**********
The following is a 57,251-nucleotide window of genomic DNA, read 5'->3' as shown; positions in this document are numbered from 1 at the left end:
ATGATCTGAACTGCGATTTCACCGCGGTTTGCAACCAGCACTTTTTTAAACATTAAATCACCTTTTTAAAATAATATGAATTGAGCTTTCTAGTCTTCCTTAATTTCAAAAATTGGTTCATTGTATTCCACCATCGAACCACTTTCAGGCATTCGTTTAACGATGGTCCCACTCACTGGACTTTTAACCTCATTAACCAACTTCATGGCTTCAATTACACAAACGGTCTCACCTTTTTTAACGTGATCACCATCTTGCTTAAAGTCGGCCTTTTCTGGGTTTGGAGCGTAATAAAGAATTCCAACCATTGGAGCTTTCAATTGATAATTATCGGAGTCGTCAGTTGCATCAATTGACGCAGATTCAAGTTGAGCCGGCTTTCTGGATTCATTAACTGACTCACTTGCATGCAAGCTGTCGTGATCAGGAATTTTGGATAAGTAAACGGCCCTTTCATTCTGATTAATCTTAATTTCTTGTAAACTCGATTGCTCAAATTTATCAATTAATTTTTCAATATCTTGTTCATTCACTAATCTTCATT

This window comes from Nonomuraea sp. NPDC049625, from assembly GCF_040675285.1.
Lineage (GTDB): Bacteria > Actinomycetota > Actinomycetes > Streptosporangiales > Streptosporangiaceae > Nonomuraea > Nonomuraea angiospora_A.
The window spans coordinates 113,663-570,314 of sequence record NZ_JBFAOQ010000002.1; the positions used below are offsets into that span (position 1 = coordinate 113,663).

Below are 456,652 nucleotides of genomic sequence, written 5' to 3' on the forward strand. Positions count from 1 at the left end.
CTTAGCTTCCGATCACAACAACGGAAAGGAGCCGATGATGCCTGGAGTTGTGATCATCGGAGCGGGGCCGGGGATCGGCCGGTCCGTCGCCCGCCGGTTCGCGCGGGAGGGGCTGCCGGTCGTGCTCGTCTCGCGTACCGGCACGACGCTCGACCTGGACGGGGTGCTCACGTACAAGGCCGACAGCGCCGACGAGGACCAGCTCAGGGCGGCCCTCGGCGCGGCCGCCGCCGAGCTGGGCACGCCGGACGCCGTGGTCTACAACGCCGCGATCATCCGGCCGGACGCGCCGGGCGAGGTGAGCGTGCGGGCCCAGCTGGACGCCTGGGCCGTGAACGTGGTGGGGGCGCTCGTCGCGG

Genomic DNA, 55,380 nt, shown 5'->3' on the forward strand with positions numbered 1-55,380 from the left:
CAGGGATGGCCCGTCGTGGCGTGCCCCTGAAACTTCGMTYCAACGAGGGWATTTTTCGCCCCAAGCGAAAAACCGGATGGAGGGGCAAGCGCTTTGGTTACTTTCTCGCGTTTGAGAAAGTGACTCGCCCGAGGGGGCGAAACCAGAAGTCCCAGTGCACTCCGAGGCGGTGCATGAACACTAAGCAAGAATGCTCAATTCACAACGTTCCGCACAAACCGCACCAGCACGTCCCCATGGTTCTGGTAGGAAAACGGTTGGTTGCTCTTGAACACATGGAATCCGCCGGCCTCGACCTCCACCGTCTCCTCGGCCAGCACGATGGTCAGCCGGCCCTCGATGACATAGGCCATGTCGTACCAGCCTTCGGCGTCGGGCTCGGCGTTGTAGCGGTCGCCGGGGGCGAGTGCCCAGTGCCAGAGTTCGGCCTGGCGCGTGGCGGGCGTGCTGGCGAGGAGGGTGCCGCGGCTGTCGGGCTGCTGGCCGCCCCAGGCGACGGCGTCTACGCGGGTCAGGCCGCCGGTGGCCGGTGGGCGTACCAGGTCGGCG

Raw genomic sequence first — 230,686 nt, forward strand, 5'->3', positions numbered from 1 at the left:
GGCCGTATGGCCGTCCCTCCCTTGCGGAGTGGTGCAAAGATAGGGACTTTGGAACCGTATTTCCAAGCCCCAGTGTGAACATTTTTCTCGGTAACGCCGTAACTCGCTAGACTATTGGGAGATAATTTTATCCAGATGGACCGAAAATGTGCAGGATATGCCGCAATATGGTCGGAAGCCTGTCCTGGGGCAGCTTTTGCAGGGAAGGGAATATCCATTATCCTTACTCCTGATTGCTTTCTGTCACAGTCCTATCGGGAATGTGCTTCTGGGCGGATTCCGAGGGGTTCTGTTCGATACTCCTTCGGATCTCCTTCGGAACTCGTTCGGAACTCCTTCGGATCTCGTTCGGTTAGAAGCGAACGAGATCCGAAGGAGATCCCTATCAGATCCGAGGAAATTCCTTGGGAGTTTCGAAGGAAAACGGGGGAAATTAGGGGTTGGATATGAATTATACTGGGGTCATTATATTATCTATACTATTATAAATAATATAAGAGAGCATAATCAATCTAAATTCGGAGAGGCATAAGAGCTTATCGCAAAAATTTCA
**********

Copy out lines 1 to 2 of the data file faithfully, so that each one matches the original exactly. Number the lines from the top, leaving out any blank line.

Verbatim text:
The following is a 57,251-nucleotide window of genomic DNA, read 5'->3' as shown; positions in this document are numbered from 1 at the left end:
ATGATCTGAACTGCGATTTCACCGCGGTTTGCAACCAGCACTTTTTTAAACATTAAATCACCTTTTTAAAATAATATGAATTGAGCTTTCTAGTCTTCCTTAATTTCAAAAATTGGTTCATTGTATTCCACCATCGAACCACTTTCAGGCATTCGTTTAACGATGGTCCCACTCACTGGACTTTTAACCTCATTAACCAACTTCATGGCTTCAATTACACAAACGGTCTCACCTTTTTTAACGTGATCACCATCTTGCTTAAAGTCGGCCTTTTCTGGGTTTGGAGCGTAATAAAGAATTCCAACCATTGGAGCTTTCAATTGATAATTATCGGAGTCGTCAGTTGCATCAATTGACGCAGATTCAAGTTGAGCCGGCTTTCTGGATTCATTAACTGACTCACTTGCATGCAAGCTGTCGTGATCAGGAATTTTGGATAAGTAAACGGCCCTTTCATTCTGATTAATCTTAATTTCTTGTAAACTCGATTGCTCAAATTTATCAATTAATTTTTCAATATCTTGTTCATTCACTAATCTTCATT